The next round will be business, design and architecture stakeholder conversations on transforming and repurposing identified areas. These include the Rossdale Power Generation Station and riverfront plaza, MacEwan Centre for the Arts and Communications, Quarters area, downtown area and airport lands. Topics will include developing and planning the details about the amenities, programs and services that can be offered in these locations. The report with recommendations is targeted to be submitted by the Arts Visioning Committee to City Council by end of the year.

Ida Beltran-Lucila with Edmonton Mayor Stephen Mandel

It is gratifying to see that in these times of financial uncertainty, city government is pulling out all the stops in raising the profile of the arts and elevating it across the city, whereas other governments may be inclined to relegate it to the bottom of the priority list. After all, in the words of Mayor Mandel, "If we truly want to focus on attracting business and creating a superior quality of life for Edmontonians, we must start with the creative industry of our citizens... Opening our city up to the kind of creative excellence and energy that drives the arts industry is good business.  The arts can be a valuable economic driver for region."  Indeed, Edmonton will prove itself to be a good place for people, especially artists, to be.

* this article was written for Pinoy Times, published in September 2011 issue

Friday 19 August 2011

Edmonton Heritage Festival 2011

Edmonton celebrated its 36th Heritage Festival from July 30-August 1 at the Hawrelak Park.  An annual showcase and celebration of Canada’s vibrant multicultural heritage, it boasted of 63 pavilions representing more than 75 cultures.  Inititated in 1974, then Minister of Culture Horst Schmidt declared the first Monday of August an annual holiday to recognise Alberta’s ethnic diversity.  A cultural feast for the senses, it showcased food, entertainment and arts and crafts displays.
Philippine Pavilion

Philippine arts and crafts on display, for sale

the Department of Tourism display with Phil. Pavilion Overall Chairman Wilf Ladores and choreographer/director Jojo Lucila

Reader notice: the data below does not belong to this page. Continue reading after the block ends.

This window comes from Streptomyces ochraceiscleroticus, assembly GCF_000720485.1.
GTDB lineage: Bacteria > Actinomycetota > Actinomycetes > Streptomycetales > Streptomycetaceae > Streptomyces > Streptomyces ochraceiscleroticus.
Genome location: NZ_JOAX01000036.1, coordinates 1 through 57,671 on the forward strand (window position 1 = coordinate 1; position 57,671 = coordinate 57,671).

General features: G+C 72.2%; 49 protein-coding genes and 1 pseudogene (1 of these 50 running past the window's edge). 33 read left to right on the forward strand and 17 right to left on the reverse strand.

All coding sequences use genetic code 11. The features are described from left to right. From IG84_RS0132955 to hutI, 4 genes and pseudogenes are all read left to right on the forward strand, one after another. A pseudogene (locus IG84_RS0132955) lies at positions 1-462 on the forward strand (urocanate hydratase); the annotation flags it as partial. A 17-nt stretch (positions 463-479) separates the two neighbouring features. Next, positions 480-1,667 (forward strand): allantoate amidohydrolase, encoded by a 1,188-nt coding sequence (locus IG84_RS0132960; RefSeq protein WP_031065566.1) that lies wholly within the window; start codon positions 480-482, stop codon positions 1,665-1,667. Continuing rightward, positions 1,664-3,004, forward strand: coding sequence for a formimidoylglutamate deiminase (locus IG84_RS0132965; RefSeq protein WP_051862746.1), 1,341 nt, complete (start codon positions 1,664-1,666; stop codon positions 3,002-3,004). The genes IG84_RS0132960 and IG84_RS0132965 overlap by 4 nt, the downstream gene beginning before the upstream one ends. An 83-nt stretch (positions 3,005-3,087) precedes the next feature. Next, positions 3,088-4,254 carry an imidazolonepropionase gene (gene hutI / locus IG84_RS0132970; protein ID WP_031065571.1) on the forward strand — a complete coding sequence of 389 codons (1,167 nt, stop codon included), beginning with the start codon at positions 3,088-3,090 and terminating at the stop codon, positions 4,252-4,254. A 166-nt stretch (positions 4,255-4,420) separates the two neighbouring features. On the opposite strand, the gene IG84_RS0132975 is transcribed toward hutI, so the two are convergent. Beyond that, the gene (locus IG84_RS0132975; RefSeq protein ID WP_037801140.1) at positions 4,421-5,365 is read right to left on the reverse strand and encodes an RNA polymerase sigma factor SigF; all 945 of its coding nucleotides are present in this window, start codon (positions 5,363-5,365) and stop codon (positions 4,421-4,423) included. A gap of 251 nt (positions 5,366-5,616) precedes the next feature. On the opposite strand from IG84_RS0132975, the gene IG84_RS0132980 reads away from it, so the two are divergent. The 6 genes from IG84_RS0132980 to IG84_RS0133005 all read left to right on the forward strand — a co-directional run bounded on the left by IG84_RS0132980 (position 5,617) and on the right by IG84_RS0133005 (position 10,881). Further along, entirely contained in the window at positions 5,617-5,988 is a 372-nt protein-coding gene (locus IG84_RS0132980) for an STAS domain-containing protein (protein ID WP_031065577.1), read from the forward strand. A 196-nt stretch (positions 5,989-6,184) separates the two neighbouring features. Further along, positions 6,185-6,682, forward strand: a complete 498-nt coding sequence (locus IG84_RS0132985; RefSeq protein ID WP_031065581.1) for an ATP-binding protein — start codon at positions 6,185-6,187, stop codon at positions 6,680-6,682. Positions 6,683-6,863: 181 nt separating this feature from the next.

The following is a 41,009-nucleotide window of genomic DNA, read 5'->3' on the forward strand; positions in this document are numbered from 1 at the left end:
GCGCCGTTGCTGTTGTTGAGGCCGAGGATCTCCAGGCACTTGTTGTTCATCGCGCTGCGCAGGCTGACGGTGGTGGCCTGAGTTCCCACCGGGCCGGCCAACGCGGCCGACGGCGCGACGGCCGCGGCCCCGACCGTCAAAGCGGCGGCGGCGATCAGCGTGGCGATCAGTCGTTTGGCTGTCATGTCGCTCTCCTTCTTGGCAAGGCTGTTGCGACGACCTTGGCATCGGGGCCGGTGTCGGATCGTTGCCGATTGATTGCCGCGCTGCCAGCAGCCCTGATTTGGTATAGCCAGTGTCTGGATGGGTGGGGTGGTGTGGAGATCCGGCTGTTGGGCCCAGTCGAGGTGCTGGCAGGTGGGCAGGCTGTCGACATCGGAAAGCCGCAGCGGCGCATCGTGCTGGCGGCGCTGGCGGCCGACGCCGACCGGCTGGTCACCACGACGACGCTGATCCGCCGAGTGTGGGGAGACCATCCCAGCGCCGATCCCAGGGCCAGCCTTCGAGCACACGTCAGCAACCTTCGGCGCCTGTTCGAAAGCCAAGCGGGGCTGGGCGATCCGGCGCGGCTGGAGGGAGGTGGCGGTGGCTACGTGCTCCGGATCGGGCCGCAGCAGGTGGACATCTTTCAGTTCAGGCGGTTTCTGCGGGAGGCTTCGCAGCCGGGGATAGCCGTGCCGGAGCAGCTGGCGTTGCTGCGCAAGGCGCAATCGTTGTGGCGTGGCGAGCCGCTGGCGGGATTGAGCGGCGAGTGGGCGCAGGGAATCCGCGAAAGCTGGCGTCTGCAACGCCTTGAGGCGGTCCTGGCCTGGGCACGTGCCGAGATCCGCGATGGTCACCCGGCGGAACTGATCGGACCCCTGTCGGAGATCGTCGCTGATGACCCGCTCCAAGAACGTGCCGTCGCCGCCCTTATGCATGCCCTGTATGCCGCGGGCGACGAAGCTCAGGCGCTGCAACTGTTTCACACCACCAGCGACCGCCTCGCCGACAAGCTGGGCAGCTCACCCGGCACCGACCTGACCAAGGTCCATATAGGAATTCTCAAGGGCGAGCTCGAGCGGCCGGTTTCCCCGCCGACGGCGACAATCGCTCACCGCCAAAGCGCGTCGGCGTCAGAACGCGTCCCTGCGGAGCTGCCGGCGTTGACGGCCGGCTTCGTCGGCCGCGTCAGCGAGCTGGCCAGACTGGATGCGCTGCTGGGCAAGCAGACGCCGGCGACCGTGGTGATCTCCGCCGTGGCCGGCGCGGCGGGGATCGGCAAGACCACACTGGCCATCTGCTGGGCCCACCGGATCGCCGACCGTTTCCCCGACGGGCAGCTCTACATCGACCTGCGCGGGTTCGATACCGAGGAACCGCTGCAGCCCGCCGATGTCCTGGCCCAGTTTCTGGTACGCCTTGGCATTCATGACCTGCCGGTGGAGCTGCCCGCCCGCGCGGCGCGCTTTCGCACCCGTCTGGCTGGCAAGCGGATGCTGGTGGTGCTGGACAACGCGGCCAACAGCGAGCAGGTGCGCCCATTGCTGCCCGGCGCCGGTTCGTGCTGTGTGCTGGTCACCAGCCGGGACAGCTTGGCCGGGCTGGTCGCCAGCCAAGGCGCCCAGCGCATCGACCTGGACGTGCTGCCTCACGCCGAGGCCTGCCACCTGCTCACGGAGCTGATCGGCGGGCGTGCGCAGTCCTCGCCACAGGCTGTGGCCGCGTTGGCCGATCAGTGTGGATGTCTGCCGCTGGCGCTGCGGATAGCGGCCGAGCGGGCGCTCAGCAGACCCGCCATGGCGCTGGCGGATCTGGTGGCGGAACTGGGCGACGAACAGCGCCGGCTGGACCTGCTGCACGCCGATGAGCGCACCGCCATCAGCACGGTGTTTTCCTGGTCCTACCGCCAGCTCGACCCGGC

young boys performing the Maglalatik

dancers of the Karilagan Dance Society
The Heritage Days is one of my favorite festivals in the city.  As you go from one pavilion to another and watch the cultural presentations, you glean the commonalities countries have - traits shared either by geographic proximity or colonization.  It is heartwarming to see people dressed in their national attires, proud to show off their ancestry and earnest in sharing it with others.  And in the true spirit of intercultural collaboration, I saw the Pacific Island Dance Troupe, a Filipino group presenting Philippine folk dances and Hawaiian dances, performing at the Polynesian Pavilion.
The Philippine Pavilion on the otherhand, was overseen by the Council of Edmonton Filipino Associations (CEFA) with Wilf Ladores as Overall Chairman, Josie Pallard as Arts & Craft Chair, Elmina Cochingco as Entertainment Chair and Mandy Servito as Food Chair.  Also present was the Department of Tourism, San Francisco office.  I have observed that the Philippine cultural presentations were mostly done by the Karilagan Dance Society these past years.  They have successfully presented numbers that showed youthful enthusiasm and appeal.  One just only wishes that there were some presentations by other Filipino cultural organizations and performing groups  as well, for a more inclusive event and truly representative of the Edmonton Filipino community.  Kudos, however, to the organizers, participants and volunteers for all their dedication and hard work in the Heritage Festival every year.